Sitting in an Oklahoma City restaurant earlier this month, three women laughed as they reminisced about their rough and tumble days working for the Oklahoma City Police Department.
Sherry Garcia, Julie Smith and Gladys Loflin are three of the five women who were hired in December 1972 as Oklahoma City's first female police officers.
The other two women were Shirley Conner, of Tuttle, who was too ill to join them that day, and Norma Adams, of Oklahoma City, who died in December.
“We all get together and sometimes you may not think that we are friends — because we can argue over whether the sun is shining or not — but the point of it is that we are,” Smith said. “It is because of the shared experience and we were it.
“Anyone who came after us never became a part of us. It's not that we didn't feel for them or that we didn't like them, it just wasn't the same like the ones I went through recruit school with.”
While Garcia, Smith, Loflin, Conner and Adams were the first women to complete police training and carry a gun, they are not recognized as Oklahoma City's first female police officers. In 1955, a group of women were hired to work traffic and issue tickets.
“What they went through must have been hell. What we went through was hell,” Loflin said. “They were the policewomen of their era. They started opening that door for us to become full-fledged police officers. I just wish they would take credit for that.”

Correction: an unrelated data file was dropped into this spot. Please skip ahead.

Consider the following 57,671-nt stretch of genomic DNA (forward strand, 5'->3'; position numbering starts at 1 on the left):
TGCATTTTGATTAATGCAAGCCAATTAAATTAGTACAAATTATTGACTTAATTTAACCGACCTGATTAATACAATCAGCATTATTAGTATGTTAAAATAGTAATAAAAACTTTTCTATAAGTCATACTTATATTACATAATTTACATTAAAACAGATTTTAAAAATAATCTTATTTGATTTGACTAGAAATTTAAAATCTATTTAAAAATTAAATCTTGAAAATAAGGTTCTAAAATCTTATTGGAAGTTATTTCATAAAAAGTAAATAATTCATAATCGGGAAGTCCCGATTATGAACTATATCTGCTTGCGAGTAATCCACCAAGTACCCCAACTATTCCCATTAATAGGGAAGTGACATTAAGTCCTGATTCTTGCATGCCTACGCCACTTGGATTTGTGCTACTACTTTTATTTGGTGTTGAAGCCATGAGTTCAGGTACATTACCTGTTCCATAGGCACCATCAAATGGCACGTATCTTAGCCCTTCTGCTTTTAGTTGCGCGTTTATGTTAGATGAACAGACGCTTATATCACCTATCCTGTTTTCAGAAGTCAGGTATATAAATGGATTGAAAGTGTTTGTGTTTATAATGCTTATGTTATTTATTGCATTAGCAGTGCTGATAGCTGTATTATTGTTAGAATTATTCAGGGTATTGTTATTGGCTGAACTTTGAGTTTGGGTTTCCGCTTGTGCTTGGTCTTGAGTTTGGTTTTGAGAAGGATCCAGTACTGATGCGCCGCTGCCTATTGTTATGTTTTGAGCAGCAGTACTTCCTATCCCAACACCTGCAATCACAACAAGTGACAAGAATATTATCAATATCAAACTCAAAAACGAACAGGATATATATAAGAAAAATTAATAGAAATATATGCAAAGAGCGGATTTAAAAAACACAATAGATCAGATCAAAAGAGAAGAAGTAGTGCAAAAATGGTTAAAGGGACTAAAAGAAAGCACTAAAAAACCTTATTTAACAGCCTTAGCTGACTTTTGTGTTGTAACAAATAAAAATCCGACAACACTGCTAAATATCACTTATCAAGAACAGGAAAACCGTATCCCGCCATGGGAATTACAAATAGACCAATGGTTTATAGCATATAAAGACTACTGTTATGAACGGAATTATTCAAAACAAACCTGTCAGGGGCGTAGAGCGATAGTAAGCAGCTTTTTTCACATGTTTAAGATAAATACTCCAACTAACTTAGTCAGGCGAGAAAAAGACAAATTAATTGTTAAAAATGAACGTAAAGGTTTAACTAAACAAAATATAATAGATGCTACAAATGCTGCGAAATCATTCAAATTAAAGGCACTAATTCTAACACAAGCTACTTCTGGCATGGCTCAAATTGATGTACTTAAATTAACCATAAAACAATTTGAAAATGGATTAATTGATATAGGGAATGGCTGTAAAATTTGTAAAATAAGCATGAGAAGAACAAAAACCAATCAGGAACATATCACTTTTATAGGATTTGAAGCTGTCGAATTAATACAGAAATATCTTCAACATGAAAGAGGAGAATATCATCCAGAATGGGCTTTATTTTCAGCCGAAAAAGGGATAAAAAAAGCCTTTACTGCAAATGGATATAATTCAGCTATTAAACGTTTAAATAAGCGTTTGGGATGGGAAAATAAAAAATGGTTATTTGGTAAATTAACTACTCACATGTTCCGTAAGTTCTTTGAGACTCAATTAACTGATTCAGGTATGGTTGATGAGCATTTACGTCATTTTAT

It was November 1972 when then-police Chief Sam D. Watson announced the department would begin hiring female officers.
According to a Nov. 14, 1972, article in The Oklahoman, 47 women applied at police headquarters the day after the announcement was made and many others were turned away and asked to return the next day.
“The line for applying snaked around the whole building,” Garcia said. “There had to have been almost 200 women in line.”
Garcia was a recently divorced, single mother looking for work. Loflin had moved from California with her husband and was working at the Berry House juvenile detention center. Smith — who at 22 was the youngest — worked at Pinkerton as a security guard.
“One of the other security guards told me about the hiring announcement and then he told me if there was any woman who could do the job, it was me, so I applied,” Smith said.
Others did not think a woman could do the job.
“I'd hate to have a frail little girl back me up when the bullets are flying,” an Oklahoma City police officer said, according to the newspaper article.
Many of the police officers' wives picketed City Hall, saying the recruitment of female officers would lead to more divorces among officers, Smith said.
The applicants were interviewed by secretaries, who asked how much they drank, if they smoked, if they had a boyfriend and how often they went out. After the initial interview, the women said they were polygraphed for hours.
“I think the reason why we all got hired was because none of us had a history with drugs. That was definitely a feat back in the '60s and the '70s,” Smith said.
Garcia found out she had been hired when a television reporter asked her what she would do to change the department.
“What a stupid question to ask. I had no idea what to say. I think I may have said something about the curtains,” Garcia said.
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We were on the cusp of change and we didn't even realize it. If one of us messed up in any way, there would not be any policewomen because they would use that as an excuse to hire no more. That we had to make it and we had to make it stepping on glass and stepping around obstacles.”
One of five women who were Oklahoma City's first female police officers